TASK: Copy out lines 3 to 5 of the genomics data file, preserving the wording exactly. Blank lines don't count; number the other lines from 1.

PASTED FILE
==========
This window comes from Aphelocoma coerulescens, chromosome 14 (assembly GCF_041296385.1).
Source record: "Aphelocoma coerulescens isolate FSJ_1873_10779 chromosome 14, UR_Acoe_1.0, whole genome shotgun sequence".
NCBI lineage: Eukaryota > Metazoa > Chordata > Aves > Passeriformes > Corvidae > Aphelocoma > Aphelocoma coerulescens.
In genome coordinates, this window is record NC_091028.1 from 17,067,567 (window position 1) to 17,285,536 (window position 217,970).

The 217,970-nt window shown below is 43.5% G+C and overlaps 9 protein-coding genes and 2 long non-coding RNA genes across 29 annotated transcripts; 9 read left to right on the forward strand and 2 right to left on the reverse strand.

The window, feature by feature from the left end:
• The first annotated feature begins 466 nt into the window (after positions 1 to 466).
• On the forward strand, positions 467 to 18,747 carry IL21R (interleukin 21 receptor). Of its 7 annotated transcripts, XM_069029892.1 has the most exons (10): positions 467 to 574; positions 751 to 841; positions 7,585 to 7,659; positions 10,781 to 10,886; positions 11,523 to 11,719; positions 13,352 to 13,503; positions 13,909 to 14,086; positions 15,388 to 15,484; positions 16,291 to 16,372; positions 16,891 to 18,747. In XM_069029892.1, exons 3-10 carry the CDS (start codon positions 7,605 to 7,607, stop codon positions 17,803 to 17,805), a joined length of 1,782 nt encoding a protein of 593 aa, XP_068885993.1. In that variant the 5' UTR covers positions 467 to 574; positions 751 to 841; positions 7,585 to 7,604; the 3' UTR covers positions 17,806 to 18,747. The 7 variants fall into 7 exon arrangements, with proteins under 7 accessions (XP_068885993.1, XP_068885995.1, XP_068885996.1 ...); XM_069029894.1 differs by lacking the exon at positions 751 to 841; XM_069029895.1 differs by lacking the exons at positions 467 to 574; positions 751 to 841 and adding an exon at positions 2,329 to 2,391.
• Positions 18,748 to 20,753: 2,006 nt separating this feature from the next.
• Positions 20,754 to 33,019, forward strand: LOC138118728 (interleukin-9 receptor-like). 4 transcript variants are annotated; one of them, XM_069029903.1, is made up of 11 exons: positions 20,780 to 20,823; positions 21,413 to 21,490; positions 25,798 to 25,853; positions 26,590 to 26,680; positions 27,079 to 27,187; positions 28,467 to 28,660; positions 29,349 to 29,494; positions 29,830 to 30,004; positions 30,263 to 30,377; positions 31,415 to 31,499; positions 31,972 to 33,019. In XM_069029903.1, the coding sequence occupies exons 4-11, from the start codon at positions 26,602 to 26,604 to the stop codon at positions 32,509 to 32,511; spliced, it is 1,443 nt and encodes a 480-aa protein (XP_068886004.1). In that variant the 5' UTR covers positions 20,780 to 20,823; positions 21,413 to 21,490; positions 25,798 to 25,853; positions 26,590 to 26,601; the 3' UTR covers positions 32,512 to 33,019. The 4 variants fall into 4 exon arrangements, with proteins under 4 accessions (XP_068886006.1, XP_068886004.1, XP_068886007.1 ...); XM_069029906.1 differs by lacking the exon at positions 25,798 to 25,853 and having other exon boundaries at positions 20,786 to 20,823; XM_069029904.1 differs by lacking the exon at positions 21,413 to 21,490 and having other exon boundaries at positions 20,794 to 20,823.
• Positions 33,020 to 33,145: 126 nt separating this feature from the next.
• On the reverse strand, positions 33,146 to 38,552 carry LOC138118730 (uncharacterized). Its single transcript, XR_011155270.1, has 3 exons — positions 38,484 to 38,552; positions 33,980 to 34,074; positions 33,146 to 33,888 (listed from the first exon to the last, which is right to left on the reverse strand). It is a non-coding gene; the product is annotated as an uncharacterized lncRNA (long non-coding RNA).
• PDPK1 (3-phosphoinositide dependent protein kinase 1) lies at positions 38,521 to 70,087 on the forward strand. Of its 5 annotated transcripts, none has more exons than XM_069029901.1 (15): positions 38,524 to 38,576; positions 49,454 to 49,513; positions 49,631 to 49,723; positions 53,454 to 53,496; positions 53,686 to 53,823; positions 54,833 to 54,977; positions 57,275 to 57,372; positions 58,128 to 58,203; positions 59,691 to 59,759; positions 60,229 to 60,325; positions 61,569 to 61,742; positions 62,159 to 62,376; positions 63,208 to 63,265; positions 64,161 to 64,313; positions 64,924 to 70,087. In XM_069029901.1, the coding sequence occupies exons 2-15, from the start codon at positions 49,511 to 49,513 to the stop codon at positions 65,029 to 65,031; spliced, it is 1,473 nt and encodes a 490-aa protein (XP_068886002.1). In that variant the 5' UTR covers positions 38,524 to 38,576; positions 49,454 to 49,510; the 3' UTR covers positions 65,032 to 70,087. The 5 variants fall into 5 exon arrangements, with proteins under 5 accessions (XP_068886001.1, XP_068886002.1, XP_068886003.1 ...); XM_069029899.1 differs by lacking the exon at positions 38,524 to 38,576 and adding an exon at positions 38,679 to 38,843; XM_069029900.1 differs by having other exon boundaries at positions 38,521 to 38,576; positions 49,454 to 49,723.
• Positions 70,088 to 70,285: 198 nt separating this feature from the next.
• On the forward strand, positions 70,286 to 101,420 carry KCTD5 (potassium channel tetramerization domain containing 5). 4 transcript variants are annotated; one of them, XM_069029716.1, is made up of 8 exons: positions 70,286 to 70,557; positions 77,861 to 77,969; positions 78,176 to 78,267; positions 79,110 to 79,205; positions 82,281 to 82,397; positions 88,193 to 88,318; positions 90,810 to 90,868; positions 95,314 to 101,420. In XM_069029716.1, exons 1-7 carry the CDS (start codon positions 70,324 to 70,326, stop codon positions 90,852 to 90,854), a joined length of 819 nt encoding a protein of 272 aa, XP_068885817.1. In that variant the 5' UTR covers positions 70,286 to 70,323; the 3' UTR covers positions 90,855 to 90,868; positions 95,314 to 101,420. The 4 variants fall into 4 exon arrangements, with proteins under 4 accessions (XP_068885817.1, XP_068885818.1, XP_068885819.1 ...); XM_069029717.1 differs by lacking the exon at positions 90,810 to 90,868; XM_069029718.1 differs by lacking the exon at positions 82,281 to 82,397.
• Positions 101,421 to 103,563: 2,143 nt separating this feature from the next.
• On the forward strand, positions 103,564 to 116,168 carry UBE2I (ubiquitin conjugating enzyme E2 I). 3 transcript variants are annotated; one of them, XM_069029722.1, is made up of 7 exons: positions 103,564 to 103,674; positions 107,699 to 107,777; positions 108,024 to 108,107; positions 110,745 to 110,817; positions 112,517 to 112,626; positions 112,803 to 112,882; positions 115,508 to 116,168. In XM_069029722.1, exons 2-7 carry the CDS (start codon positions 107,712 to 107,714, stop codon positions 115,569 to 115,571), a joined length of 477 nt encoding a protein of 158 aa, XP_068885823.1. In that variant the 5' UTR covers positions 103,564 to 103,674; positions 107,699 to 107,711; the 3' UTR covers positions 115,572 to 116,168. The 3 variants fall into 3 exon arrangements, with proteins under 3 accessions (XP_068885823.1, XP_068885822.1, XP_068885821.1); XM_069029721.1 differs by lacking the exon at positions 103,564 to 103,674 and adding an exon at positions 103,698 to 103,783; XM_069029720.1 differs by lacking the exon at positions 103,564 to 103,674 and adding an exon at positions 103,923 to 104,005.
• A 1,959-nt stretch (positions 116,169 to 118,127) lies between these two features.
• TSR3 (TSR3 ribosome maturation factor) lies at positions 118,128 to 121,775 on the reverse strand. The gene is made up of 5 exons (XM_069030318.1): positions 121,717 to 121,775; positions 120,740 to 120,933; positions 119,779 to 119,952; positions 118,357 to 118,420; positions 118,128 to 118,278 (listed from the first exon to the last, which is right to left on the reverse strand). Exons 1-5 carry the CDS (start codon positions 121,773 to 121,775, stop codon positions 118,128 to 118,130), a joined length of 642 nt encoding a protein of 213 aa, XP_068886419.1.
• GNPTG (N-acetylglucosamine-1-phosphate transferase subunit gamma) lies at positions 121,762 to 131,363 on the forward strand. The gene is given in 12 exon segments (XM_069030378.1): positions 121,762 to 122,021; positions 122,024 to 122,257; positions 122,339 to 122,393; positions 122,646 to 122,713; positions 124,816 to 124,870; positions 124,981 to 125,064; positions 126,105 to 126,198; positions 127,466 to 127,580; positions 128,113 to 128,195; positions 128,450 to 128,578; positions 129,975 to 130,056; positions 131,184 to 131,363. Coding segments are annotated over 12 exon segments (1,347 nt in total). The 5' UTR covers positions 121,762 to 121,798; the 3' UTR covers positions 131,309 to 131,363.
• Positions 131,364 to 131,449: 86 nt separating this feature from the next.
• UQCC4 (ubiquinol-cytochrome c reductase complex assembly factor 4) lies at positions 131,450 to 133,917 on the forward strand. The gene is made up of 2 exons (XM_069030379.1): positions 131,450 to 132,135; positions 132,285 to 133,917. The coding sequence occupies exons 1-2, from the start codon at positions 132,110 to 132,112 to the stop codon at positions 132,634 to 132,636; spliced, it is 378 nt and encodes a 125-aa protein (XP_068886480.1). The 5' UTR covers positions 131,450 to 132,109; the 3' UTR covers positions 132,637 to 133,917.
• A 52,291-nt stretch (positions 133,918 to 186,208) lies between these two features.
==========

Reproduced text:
NCBI lineage: Eukaryota > Metazoa > Chordata > Aves > Passeriformes > Corvidae > Aphelocoma > Aphelocoma coerulescens.
In genome coordinates, this window is record NC_091028.1 from 17,067,567 (window position 1) to 17,285,536 (window position 217,970).

The 217,970-nt window shown below is 43.5% G+C and overlaps 9 protein-coding genes and 2 long non-coding RNA genes across 29 annotated transcripts; 9 read left to right on the forward strand and 2 right to left on the reverse strand.